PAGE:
ARTICLE BENJAMIN RYBEK

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REVIEW: THE AGE OF THE IMAGE BY STEPHEN APKON

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REVIEW: THE AGE OF THE IMAGE BY STEPHEN APKON

TEXT BENJAMIN RYBEK



If you watch this and don’t understand its significance, you are illiterate.
 
At least, according to Stephen Apkon you are. In The Age of the Image: Redefining Literacy in a World of Screens, he argues that a student graduating high school without being able to analyze and construct a visual narrative should be considered just as illiterate as a student who cannot read or write. The book’s best passages involve close-readings/defenses of You Tube phenomena—some serious, some dumb. Like a good soldier of cultural theory, Apkon makes no value judgments: Literacy is his aim, not good aesthetic taste, and all visual texts are culturally significant.
 
Sometimes, Apkon addresses basics, like the journey from cave paintings to Transformers (which journey he abbreviates considerably here) and also visual grammar (I smile, imagining this book’s foreword-writer Martin Scorsese reading definitions of ‘close-up’ and ‘wide shot’). Other times, Apkon addresses complexities, such as “neurocinematics” (great for me, since I know jackshit about neuro-anything). Sometimes, the book feels written for a teenager—other times, for a middle-aged schoolteacher stuck in his/her ways. Apkon never really settles on an audience. That’s not totally a bad thing, and the book feels remarkably coherent in spite of this. But to be clear, you get breadth here—not depth.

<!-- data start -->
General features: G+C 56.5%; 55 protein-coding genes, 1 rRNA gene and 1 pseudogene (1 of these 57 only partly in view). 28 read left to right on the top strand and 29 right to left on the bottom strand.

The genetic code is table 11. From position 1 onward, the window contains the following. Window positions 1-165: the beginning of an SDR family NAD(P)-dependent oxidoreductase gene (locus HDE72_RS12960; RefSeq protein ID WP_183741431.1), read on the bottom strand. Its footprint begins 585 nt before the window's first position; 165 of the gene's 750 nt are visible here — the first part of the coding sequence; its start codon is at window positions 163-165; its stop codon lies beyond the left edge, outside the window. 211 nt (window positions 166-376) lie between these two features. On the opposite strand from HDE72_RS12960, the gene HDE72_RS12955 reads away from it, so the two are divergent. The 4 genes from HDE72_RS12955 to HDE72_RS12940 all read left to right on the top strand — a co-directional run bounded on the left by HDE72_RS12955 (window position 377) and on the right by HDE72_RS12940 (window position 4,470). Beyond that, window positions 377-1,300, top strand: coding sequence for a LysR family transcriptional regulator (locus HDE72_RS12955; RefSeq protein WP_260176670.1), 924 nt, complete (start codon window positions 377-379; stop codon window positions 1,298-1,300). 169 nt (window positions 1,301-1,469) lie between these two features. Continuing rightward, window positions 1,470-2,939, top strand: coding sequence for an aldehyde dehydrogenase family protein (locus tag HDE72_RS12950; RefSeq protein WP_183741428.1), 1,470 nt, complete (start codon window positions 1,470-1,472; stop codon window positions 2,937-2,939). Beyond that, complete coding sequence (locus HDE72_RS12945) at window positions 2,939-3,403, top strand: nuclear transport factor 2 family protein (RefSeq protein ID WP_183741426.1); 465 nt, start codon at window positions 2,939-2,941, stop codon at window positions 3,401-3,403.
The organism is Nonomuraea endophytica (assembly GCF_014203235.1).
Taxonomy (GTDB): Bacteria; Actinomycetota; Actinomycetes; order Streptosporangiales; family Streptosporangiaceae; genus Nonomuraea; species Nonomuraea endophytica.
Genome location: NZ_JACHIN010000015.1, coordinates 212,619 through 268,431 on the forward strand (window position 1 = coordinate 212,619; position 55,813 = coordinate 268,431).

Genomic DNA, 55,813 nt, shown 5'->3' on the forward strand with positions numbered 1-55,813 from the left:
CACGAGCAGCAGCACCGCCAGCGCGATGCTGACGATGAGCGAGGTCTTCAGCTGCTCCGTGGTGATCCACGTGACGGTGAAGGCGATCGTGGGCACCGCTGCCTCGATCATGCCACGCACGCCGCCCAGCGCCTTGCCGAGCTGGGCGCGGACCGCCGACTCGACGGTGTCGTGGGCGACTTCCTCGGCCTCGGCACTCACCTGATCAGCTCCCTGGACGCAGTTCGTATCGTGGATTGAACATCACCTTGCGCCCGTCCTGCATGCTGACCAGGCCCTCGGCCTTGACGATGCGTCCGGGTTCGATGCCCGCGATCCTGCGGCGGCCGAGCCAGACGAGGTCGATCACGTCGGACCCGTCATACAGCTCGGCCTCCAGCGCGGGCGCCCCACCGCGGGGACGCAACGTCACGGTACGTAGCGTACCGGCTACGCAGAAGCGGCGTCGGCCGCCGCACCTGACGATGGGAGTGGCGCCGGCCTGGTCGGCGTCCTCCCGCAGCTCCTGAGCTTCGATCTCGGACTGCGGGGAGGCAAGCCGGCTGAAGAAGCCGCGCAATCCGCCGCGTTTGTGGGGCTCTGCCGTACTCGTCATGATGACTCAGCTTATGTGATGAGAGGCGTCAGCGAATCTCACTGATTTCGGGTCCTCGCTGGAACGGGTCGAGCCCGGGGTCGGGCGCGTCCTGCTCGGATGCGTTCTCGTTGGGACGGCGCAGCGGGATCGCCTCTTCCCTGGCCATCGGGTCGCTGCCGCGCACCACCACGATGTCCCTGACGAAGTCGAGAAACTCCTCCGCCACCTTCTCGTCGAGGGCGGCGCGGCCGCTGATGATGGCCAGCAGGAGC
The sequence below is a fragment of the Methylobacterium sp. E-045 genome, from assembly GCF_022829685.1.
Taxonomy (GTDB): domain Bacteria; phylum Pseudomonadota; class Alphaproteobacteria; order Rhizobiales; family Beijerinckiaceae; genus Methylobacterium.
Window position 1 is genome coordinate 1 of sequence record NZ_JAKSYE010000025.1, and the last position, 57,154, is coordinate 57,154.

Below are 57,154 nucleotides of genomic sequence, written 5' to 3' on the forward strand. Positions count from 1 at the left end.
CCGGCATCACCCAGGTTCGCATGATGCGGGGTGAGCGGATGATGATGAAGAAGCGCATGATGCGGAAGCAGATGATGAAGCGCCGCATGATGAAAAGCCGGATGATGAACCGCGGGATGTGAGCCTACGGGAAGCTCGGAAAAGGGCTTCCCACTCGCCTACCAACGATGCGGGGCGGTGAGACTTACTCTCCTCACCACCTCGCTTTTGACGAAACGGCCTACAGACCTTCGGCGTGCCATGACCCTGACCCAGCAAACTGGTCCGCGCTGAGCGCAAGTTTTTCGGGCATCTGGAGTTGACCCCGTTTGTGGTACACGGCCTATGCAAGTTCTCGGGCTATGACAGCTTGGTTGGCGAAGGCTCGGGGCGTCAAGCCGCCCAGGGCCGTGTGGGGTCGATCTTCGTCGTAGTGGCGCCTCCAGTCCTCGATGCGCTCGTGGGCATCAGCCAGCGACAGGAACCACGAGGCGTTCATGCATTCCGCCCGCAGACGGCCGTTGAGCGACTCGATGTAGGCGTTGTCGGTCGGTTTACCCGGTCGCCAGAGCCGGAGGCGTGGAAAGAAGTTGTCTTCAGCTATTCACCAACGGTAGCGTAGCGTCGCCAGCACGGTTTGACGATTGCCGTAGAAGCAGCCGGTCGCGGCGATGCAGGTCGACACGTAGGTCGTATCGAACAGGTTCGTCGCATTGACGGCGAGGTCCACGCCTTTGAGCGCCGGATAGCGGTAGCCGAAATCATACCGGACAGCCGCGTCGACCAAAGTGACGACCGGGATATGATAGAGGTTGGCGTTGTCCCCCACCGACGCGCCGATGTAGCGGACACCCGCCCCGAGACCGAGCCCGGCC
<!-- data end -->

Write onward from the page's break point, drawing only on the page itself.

So, for whom is The Age of the Image meant?
 
I'm reminded of my experiences with intro lit and English classes, in which, eventually, we always get to the subject of film. “Isn’t it just a movie? Why do we have to analyze it?” The answer is, it comes down to narrative; we make sense of our world through stories—especially visual ones.
 
Basic stuff, I know—but maybe Apkon’s book is meant for those students. That he makes such “basic stuff” seem remarkable is his great accomplishment.

The Age of the Image: Redefining Literacy in a World of Screens with a Foreword by Martin Scorsese (FSG) is available April 16

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